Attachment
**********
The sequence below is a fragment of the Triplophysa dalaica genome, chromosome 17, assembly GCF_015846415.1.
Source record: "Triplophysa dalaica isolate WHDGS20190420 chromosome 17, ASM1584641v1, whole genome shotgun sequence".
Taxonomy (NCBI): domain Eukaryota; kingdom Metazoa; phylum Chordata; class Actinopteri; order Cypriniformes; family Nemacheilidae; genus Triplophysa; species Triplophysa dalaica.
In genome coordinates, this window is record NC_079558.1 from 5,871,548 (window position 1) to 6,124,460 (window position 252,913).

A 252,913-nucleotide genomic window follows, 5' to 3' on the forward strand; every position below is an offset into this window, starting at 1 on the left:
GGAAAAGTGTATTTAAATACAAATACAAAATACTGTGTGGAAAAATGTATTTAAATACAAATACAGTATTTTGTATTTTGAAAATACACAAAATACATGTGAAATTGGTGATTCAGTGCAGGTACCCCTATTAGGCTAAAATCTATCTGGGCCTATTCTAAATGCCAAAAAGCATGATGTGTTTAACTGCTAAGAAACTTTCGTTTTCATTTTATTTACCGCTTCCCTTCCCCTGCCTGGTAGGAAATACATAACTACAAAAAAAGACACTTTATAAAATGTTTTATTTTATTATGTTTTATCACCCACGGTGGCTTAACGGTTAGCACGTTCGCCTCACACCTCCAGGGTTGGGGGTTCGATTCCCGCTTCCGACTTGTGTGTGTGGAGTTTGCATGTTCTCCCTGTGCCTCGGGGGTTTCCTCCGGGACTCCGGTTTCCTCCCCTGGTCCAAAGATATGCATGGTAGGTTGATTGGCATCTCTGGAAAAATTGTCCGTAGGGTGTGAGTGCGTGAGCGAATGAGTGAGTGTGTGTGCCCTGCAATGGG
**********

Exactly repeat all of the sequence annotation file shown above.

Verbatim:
The sequence below is a fragment of the Triplophysa dalaica genome, chromosome 17, assembly GCF_015846415.1.
Source record: "Triplophysa dalaica isolate WHDGS20190420 chromosome 17, ASM1584641v1, whole genome shotgun sequence".
Taxonomy (NCBI): domain Eukaryota; kingdom Metazoa; phylum Chordata; class Actinopteri; order Cypriniformes; family Nemacheilidae; genus Triplophysa; species Triplophysa dalaica.
In genome coordinates, this window is record NC_079558.1 from 5,871,548 (window position 1) to 6,124,460 (window position 252,913).

A 252,913-nucleotide genomic window follows, 5' to 3' on the forward strand; every position below is an offset into this window, starting at 1 on the left:
GGAAAAGTGTATTTAAATACAAATACAAAATACTGTGTGGAAAAATGTATTTAAATACAAATACAGTATTTTGTATTTTGAAAATACACAAAATACATGTGAAATTGGTGATTCAGTGCAGGTACCCCTATTAGGCTAAAATCTATCTGGGCCTATTCTAAATGCCAAAAAGCATGATGTGTTTAACTGCTAAGAAACTTTCGTTTTCATTTTATTTACCGCTTCCCTTCCCCTGCCTGGTAGGAAATACATAACTACAAAAAAAGACACTTTATAAAATGTTTTATTTTATTATGTTTTATCACCCACGGTGGCTTAACGGTTAGCACGTTCGCCTCACACCTCCAGGGTTGGGGGTTCGATTCCCGCTTCCGACTTGTGTGTGTGGAGTTTGCATGTTCTCCCTGTGCCTCGGGGGTTTCCTCCGGGACTCCGGTTTCCTCCCCTGGTCCAAAGATATGCATGGTAGGTTGATTGGCATCTCTGGAAAAATTGTCCGTAGGGTGTGAGTGCGTGAGCGAATGAGTGAGTGTGTGTGCCCTGCAATGGG